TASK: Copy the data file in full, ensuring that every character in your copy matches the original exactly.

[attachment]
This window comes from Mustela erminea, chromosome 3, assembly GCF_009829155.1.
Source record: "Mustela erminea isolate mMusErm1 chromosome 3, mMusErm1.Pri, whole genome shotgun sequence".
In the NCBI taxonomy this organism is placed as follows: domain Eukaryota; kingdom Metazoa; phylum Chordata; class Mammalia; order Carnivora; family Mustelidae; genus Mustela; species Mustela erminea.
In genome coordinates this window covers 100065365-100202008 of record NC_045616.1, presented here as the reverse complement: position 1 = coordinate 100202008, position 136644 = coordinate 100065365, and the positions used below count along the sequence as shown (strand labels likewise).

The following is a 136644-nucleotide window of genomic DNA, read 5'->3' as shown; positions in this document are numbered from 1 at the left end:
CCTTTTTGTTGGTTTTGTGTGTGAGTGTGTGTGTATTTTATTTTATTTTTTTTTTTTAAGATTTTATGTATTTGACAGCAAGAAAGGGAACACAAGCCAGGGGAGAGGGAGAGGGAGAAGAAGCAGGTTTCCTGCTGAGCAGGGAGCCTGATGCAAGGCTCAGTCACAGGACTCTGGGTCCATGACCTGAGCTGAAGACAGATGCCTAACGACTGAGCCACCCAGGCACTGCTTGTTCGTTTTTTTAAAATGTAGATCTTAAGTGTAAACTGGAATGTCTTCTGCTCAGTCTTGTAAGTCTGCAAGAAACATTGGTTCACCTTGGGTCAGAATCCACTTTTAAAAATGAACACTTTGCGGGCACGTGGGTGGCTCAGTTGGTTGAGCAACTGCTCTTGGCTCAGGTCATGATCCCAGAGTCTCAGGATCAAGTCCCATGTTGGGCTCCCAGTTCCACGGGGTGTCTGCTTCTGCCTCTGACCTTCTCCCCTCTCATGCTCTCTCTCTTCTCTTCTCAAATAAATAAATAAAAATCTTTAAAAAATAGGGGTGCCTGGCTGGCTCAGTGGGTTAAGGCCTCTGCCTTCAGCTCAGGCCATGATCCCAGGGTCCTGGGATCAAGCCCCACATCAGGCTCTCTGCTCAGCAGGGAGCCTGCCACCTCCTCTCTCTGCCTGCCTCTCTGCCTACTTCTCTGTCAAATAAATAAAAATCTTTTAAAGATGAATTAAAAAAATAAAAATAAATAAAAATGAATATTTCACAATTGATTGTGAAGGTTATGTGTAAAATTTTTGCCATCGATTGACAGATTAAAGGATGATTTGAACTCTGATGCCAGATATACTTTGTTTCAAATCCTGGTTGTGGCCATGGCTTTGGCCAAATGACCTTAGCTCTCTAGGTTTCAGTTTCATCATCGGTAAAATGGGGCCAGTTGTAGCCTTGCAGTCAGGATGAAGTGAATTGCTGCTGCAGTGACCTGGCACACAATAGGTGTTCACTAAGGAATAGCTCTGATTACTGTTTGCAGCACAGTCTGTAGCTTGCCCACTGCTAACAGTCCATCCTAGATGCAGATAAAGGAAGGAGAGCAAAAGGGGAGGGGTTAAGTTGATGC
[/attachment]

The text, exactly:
This window comes from Mustela erminea, chromosome 3, assembly GCF_009829155.1.
Source record: "Mustela erminea isolate mMusErm1 chromosome 3, mMusErm1.Pri, whole genome shotgun sequence".
In the NCBI taxonomy this organism is placed as follows: domain Eukaryota; kingdom Metazoa; phylum Chordata; class Mammalia; order Carnivora; family Mustelidae; genus Mustela; species Mustela erminea.
In genome coordinates this window covers 100065365-100202008 of record NC_045616.1, presented here as the reverse complement: position 1 = coordinate 100202008, position 136644 = coordinate 100065365, and the positions used below count along the sequence as shown (strand labels likewise).

The following is a 136644-nucleotide window of genomic DNA, read 5'->3' as shown; positions in this document are numbered from 1 at the left end:
CCTTTTTGTTGGTTTTGTGTGTGAGTGTGTGTGTATTTTATTTTATTTTTTTTTTTTAAGATTTTATGTATTTGACAGCAAGAAAGGGAACACAAGCCAGGGGAGAGGGAGAGGGAGAAGAAGCAGGTTTCCTGCTGAGCAGGGAGCCTGATGCAAGGCTCAGTCACAGGACTCTGGGTCCATGACCTGAGCTGAAGACAGATGCCTAACGACTGAGCCACCCAGGCACTGCTTGTTCGTTTTTTTAAAATGTAGATCTTAAGTGTAAACTGGAATGTCTTCTGCTCAGTCTTGTAAGTCTGCAAGAAACATTGGTTCACCTTGGGTCAGAATCCACTTTTAAAAATGAACACTTTGCGGGCACGTGGGTGGCTCAGTTGGTTGAGCAACTGCTCTTGGCTCAGGTCATGATCCCAGAGTCTCAGGATCAAGTCCCATGTTGGGCTCCCAGTTCCACGGGGTGTCTGCTTCTGCCTCTGACCTTCTCCCCTCTCATGCTCTCTCTCTTCTCTTCTCAAATAAATAAATAAAAATCTTTAAAAAATAGGGGTGCCTGGCTGGCTCAGTGGGTTAAGGCCTCTGCCTTCAGCTCAGGCCATGATCCCAGGGTCCTGGGATCAAGCCCCACATCAGGCTCTCTGCTCAGCAGGGAGCCTGCCACCTCCTCTCTCTGCCTGCCTCTCTGCCTACTTCTCTGTCAAATAAATAAAAATCTTTTAAAGATGAATTAAAAAAATAAAAATAAATAAAAATGAATATTTCACAATTGATTGTGAAGGTTATGTGTAAAATTTTTGCCATCGATTGACAGATTAAAGGATGATTTGAACTCTGATGCCAGATATACTTTGTTTCAAATCCTGGTTGTGGCCATGGCTTTGGCCAAATGACCTTAGCTCTCTAGGTTTCAGTTTCATCATCGGTAAAATGGGGCCAGTTGTAGCCTTGCAGTCAGGATGAAGTGAATTGCTGCTGCAGTGACCTGGCACACAATAGGTGTTCACTAAGGAATAGCTCTGATTACTGTTTGCAGCACAGTCTGTAGCTTGCCCACTGCTAACAGTCCATCCTAGATGCAGATAAAGGAAGGAGAGCAAAAGGGGAGGGGTTAAGTTGATGC